Buck O'Neil's response to his lack of induction into The Baseball Hall of Fame in Cooperstown, New York, on "Countdown with Keith Olbermann" left not only The Host, but many Americans, including me, in awe of his ability to forgive. Like many Americans, I couldn't quite wrap my head around his optimism. We all knew that it was the right thing to do, and still do. The seeming ease with which he did it is what was so astonishing.
I thought about this recently after several events from Buck's own passing to the murder-suicide in Amish country, and again over the weekend, particularly after watching "One Night With The King" yesterday afternoon. If you haven't seen this film, yet, it is not only a poignant story about the difficulties of dealing with child abuse, no matter what era, but also One Night is a biblical analogy of why choosing war, let alone unchecked outrage at injustice, over forgiveness is not always the smartest and best option. Also, it just so happens to be the first time that a Bible story from The Torah (Old Testament) centers around three women characters on one screen during the same two hours and three minutes.
I don't want to spoil the ending, nor is this piece a movie review. However, the visual and story similarities between Queen Esther's portrayal and Buck O'Neil's grace tie into an almost perfect parallel for each other. I say "almost" because I don't want you to get the wrong impression. Mr. O'Neil deserves to be in The Baseball Hall of Fame. His lack of inclusion is an injustice. Unlike the fact that us Jews are still alive and kicking on this Earth, and how miraculous this is, Buck is not yet in The Hall of Fame, and it is obvious to most of us that he deserves to be there.
A couple of months ago, I attended The Arizona Diamondback's Domestic Violence Awareness Night. Shortly after that event, a friend of mine pointed out to me, and a few of our mutual friends, that she thinks of her personal boundaries as the fence behind home plate at the ballpark. When someone hits a foul ball, it may sting, and hurt like hell. It also will bounce off the fence and land somewhere else soon enough.
To me, this is a better analogy than the simile: "Like water off a duck's back." After all, the water isn't really a bad thing hitting a duck. Baseballs hitting fences, on the other hand, could do some damage. They're hard, round, fast, and if a catcher can't go out on the field without a mitt, then the fence behind home plate must be strong enough to withstand the consistent blows and protect the fans sitting behind it.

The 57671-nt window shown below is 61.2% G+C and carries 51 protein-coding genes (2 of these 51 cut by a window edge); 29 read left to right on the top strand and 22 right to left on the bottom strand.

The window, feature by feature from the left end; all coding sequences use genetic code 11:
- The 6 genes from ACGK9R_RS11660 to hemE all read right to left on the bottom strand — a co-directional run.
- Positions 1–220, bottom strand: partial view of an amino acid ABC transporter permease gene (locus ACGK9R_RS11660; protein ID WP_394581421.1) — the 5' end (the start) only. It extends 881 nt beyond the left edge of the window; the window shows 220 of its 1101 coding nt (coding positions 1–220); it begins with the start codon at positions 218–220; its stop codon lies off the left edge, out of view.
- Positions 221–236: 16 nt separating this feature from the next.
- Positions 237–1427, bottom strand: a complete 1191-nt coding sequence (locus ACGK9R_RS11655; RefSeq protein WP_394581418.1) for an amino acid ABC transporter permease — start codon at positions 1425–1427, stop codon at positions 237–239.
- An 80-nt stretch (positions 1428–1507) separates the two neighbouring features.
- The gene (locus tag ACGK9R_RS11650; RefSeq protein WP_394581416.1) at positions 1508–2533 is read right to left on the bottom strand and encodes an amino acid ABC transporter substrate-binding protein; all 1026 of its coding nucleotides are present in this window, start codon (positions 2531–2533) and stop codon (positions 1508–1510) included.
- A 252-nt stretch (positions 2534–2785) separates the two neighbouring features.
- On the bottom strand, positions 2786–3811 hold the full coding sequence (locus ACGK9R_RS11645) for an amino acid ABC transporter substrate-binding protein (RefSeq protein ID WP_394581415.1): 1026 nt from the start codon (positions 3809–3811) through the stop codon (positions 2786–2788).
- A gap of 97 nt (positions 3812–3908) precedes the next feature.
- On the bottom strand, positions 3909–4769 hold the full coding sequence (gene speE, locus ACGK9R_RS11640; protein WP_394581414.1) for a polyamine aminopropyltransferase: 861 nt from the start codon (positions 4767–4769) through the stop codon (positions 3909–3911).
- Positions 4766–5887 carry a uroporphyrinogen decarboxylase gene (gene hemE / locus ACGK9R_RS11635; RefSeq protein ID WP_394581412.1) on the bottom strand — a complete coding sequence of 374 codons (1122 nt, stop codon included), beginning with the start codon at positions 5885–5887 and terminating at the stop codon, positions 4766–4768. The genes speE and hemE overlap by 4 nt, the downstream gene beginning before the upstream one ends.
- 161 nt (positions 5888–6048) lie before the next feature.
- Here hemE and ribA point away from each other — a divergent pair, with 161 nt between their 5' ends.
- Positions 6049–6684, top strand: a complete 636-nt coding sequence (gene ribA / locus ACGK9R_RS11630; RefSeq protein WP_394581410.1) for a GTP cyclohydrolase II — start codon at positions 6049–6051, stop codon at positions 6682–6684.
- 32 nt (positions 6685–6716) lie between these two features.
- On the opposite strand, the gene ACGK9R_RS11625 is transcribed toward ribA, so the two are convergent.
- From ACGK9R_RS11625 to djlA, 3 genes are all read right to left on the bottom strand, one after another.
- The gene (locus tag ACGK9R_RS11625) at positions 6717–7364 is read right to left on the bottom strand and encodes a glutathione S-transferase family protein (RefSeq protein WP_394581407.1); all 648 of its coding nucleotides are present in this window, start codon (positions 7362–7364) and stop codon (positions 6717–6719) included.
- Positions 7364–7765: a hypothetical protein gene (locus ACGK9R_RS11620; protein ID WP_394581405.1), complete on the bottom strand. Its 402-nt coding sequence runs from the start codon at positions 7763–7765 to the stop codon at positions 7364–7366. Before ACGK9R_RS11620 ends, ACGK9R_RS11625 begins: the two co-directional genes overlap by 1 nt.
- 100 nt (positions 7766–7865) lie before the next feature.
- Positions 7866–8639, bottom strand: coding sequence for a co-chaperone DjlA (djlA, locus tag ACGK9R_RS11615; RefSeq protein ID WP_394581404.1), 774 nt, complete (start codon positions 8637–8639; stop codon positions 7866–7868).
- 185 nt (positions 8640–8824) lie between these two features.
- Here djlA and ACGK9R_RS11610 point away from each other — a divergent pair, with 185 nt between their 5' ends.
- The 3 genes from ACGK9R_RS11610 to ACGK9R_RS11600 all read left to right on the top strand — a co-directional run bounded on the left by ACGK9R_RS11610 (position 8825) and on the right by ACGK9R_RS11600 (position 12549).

Perhaps, as I thought last night, one of Buck O'Neil's constant motivations was that while he was occasionally hit by a ball that stuck inside the wiring of his emotional fence, he could still see the bigger picture. He knew, just like the Amish and the biblical Jews in Persia, that eventually balls that are stuck in a fence can be removed with time, tenderness, and a little forgiveness surgery, even if it seems completely irrational at that moment. After all, why forgive those who did not allow him to be inducted? Don't they symbolize the existence of something more sinister: a world that has not yet quite learned how to conquer humanity's darkest drives of vengeance and reproach, hidden underneath the cloak of prejudices? Is it really so easy to get caught up in the huffing and puffing of naysayers, of those who don't want the dreamers to succeed, those who don't want the nerds to find solutions to global warming and the human need for war, and those who don't want the athletes and entertainers to keep us going during our darkest hours?
Buck O'Neil represents the dream that, perhaps, it does not, indeed, have to be so easy to wrap ourselves in the naysayers' doubts and fears. Maybe, instead, we can visualize the fence on the field when we get hit with their baseballs and remember that, while the barbs often morph from insults into injustices, even their scars can eventually be removed. As Thomas Paine so eloquently wrote in his Dissertations on First Principles of Government in 1795, "An avidity to punish is always dangerous to liberty. It leads men to stretch, to misinterpret, and to misapply even the best of laws. He that would make his own liberty secure must guard even his enemy from oppression; for if he violates this duty he establishes a precedent that will reach to himself." In letting the foul balls bounce off of his mental fence, Mr. O'Neil showed us that, ultimately, time, instruction, patience, persistence, and a great visualization technique not only can help us stay sane, but also get us more than just an induction into The Hall of Fame. It will help us achieve the kind of memory that is legendary, whether it is written down in a Bible or taped during an interview on a news show.